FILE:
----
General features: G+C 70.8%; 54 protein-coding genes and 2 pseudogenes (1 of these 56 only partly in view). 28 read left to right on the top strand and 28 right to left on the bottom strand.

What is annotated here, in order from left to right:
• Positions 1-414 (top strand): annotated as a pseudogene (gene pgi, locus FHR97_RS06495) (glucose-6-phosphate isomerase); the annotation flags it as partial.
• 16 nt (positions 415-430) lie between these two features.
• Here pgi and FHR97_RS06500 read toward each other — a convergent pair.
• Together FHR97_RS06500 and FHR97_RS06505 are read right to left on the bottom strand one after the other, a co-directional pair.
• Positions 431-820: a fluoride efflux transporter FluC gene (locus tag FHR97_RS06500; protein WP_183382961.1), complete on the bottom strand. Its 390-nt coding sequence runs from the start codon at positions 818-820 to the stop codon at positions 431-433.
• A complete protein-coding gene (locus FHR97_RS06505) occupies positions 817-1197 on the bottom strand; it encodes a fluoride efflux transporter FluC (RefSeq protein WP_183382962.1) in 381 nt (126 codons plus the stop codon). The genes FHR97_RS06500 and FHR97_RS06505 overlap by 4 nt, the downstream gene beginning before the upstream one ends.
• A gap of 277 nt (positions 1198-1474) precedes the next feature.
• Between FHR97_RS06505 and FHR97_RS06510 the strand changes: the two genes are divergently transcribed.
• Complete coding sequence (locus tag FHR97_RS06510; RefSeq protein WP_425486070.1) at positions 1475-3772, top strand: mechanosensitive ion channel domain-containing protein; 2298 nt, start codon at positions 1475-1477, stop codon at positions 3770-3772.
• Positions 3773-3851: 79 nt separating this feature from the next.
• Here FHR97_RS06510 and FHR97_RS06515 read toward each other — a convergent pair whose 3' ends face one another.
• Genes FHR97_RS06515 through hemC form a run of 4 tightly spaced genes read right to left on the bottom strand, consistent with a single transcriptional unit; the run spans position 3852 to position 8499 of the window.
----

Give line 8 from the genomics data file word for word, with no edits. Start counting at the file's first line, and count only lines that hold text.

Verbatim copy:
• A complete protein-coding gene (locus FHR97_RS06505) occupies positions 817-1197 on the bottom strand; it encodes a fluoride efflux transporter FluC (RefSeq protein WP_183382962.1) in 381 nt (126 codons plus the stop codon). The genes FHR97_RS06500 and FHR97_RS06505 overlap by 4 nt, the downstream gene beginning before the upstream one ends.